Your credit score is based on the information about your debts and payments reported by lenders to the three main credit bureaus — Experian, Equifax, and TransUnion. The credit reporting bureaus typically ask to receive information once per month. So, credit card companies will usually report card payments to the credit reporting bureaus at the end of your card’s monthly billing cycle, also known as your statement date. Credit card companies typically spread statement dates throughout the month.
Here’s a closer look at how payments are reported to the credit reporting bureaus as well as how factors like on-time payments can affect your credit score.
How Credit Card Payments Are Reported to Bureaus
As mentioned above, credit card issuers typically report to credit bureaus on your regular billing cycle. Each credit card may report at different times, and they may report to some of the major credit bureaus and not others. Reporting is up to the lender’s discretion, so it is also entirely possible that they won’t make a report at all.
Credit bureaus may collect a variety of information, including:
• Personal information, such as name, address, date of birth, Social Security number, and employer
• Credit account information, such as balances, payments, credit limits, credit usage, and when accounts are opened or closed
• Credit inquiries
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How Credit Scores and Reports Are Updated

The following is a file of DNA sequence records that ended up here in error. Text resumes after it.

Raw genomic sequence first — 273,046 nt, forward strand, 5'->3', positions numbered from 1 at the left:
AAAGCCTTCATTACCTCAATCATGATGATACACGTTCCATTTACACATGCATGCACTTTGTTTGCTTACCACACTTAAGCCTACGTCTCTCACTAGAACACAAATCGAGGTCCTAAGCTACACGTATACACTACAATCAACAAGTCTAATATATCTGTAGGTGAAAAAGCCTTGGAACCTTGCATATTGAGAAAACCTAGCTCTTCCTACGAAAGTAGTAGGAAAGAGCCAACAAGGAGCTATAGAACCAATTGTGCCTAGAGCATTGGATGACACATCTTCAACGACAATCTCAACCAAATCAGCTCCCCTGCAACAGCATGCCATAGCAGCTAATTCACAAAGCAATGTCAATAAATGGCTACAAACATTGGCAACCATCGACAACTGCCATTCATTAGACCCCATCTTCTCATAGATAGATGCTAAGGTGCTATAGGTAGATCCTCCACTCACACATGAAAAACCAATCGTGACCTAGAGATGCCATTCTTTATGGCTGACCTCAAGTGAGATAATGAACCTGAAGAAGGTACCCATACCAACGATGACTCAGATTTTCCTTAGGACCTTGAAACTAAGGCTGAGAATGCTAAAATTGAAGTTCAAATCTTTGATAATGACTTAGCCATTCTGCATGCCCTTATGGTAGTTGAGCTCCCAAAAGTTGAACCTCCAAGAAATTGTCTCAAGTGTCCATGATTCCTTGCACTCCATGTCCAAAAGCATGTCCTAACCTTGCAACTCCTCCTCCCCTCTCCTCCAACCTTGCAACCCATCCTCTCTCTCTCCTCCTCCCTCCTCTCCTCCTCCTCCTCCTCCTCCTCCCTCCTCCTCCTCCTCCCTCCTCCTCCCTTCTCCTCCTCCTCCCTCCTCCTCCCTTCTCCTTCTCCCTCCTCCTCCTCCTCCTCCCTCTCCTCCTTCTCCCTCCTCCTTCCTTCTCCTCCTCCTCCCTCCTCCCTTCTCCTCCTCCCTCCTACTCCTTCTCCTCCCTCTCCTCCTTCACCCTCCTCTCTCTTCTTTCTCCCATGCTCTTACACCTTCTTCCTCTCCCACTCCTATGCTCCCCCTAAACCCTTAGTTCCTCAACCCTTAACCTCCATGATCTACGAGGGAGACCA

The credit reporting bureaus will generally update your credit score as soon as they receive information from your credit card company. That means that your credit score could change relatively frequently as you make credit card charges, especially if you have multiple credit cards.
Also, because credit card companies only report credit activity periodically, there can be a bit of a lag in how long it takes for a payment to show on your credit card report. When you read your credit report it may not match your current account balances, instead reflecting the last information reported to the bureaus. This situation may be particularly irksome if you’ve paid off debts in hope of boosting your credit score. Fortunately, your information should be updated during the next reporting period.
However, if you notice that no changes are made after a number of months, it’s worth contacting your lender to make sure changes are reported correctly. If they can’t resolve it, you can contact the credit bureau.
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How Credit Card Balances Affect Credit Score
Credit reporting bureaus may collect information about your credit card balance. There is a popular misconception that carrying a credit card balance from month to month will help you improve your credit score. However, this is a myth. In fact, carrying a balance can actually hurt your score.
An unpaid balance is not necessarily seen as a bad thing. However, credit utilization — how much of your available credit you’re using — can have an impact on your score. If your balance exceeds 30% of your borrowing limit, it may have a negative impact on your score. Those who keep their credit utilization below 10% tend to have the highest credit scores.
It’s best to pay off your credit card balance each month to protect your credit score and to avoid racking up costly interest charges, which can cause your credit card debt to balloon.
How Applying to Credit Cards Affects Credit Score
Before you apply for a credit card, it’s important to know the difference between a hard and soft inquiry. When you apply, you will trigger what’s known as a hard inquiry when a lender requests to see your credit report. In contrast, a soft inquiry occurs when you check your own credit or use a credit monitoring service, for example. Hard inquiries will generally have a negative impact on your credit score, while soft inquiries will not.